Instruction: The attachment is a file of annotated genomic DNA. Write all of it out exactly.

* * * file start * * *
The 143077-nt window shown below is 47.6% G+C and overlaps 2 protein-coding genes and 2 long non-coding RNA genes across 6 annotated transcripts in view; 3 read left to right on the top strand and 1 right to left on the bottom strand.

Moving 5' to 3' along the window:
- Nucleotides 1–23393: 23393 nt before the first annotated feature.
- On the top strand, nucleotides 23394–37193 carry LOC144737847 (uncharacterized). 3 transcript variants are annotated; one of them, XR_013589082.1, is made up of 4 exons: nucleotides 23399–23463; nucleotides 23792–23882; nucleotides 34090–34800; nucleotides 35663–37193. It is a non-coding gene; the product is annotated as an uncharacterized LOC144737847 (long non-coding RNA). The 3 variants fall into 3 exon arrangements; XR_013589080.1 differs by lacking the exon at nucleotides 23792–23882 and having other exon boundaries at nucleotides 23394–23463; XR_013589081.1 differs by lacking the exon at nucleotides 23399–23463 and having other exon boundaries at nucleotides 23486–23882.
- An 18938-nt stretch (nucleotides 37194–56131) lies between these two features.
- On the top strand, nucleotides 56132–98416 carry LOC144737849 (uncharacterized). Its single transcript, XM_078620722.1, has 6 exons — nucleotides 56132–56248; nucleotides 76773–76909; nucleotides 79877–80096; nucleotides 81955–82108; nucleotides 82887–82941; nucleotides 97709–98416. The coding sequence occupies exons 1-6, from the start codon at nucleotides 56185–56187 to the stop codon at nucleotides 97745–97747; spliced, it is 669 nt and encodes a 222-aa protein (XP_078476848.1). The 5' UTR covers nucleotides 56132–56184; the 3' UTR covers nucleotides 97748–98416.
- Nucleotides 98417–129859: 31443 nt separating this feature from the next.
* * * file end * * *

The 143077-nt window shown below is 47.6% G+C and overlaps 2 protein-coding genes and 2 long non-coding RNA genes across 6 annotated transcripts in view; 3 read left to right on the top strand and 1 right to left on the bottom strand.

Moving 5' to 3' along the window:
- Nucleotides 1–23393: 23393 nt before the first annotated feature.
- On the top strand, nucleotides 23394–37193 carry LOC144737847 (uncharacterized). 3 transcript variants are annotated; one of them, XR_013589082.1, is made up of 4 exons: nucleotides 23399–23463; nucleotides 23792–23882; nucleotides 34090–34800; nucleotides 35663–37193. It is a non-coding gene; the product is annotated as an uncharacterized LOC144737847 (long non-coding RNA). The 3 variants fall into 3 exon arrangements; XR_013589080.1 differs by lacking the exon at nucleotides 23792–23882 and having other exon boundaries at nucleotides 23394–23463; XR_013589081.1 differs by lacking the exon at nucleotides 23399–23463 and having other exon boundaries at nucleotides 23486–23882.
- An 18938-nt stretch (nucleotides 37194–56131) lies between these two features.
- On the top strand, nucleotides 56132–98416 carry LOC144737849 (uncharacterized). Its single transcript, XM_078620722.1, has 6 exons — nucleotides 56132–56248; nucleotides 76773–76909; nucleotides 79877–80096; nucleotides 81955–82108; nucleotides 82887–82941; nucleotides 97709–98416. The coding sequence occupies exons 1-6, from the start codon at nucleotides 56185–56187 to the stop codon at nucleotides 97745–97747; spliced, it is 669 nt and encodes a 222-aa protein (XP_078476848.1). The 5' UTR covers nucleotides 56132–56184; the 3' UTR covers nucleotides 97748–98416.
- Nucleotides 98417–129859: 31443 nt separating this feature from the next.